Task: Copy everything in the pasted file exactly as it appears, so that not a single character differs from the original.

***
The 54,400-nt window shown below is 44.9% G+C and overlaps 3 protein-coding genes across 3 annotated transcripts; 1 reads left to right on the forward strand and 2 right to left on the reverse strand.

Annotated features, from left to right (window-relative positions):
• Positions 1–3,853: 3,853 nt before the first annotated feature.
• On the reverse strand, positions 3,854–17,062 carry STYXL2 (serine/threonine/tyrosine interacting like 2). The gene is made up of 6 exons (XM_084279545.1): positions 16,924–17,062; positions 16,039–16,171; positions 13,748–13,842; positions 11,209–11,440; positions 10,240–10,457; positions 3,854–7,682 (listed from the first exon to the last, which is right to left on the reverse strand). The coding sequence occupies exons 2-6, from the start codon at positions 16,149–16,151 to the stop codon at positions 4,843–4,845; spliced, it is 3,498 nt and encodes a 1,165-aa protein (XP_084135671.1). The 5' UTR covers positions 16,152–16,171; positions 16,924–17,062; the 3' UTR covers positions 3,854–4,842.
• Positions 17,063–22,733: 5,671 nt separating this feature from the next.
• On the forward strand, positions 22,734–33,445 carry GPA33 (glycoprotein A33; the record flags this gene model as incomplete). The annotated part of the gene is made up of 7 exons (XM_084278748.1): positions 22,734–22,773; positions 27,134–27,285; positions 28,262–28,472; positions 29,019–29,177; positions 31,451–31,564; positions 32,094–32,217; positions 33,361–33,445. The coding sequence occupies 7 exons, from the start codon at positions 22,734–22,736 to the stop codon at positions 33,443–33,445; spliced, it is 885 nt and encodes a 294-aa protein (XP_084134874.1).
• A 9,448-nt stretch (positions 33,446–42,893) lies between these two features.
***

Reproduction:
The 54,400-nt window shown below is 44.9% G+C and overlaps 3 protein-coding genes across 3 annotated transcripts; 1 reads left to right on the forward strand and 2 right to left on the reverse strand.

Annotated features, from left to right (window-relative positions):
• Positions 1–3,853: 3,853 nt before the first annotated feature.
• On the reverse strand, positions 3,854–17,062 carry STYXL2 (serine/threonine/tyrosine interacting like 2). The gene is made up of 6 exons (XM_084279545.1): positions 16,924–17,062; positions 16,039–16,171; positions 13,748–13,842; positions 11,209–11,440; positions 10,240–10,457; positions 3,854–7,682 (listed from the first exon to the last, which is right to left on the reverse strand). The coding sequence occupies exons 2-6, from the start codon at positions 16,149–16,151 to the stop codon at positions 4,843–4,845; spliced, it is 3,498 nt and encodes a 1,165-aa protein (XP_084135671.1). The 5' UTR covers positions 16,152–16,171; positions 16,924–17,062; the 3' UTR covers positions 3,854–4,842.
• Positions 17,063–22,733: 5,671 nt separating this feature from the next.
• On the forward strand, positions 22,734–33,445 carry GPA33 (glycoprotein A33; the record flags this gene model as incomplete). The annotated part of the gene is made up of 7 exons (XM_084278748.1): positions 22,734–22,773; positions 27,134–27,285; positions 28,262–28,472; positions 29,019–29,177; positions 31,451–31,564; positions 32,094–32,217; positions 33,361–33,445. The coding sequence occupies 7 exons, from the start codon at positions 22,734–22,736 to the stop codon at positions 33,443–33,445; spliced, it is 885 nt and encodes a 294-aa protein (XP_084134874.1).
• A 9,448-nt stretch (positions 33,446–42,893) lies between these two features.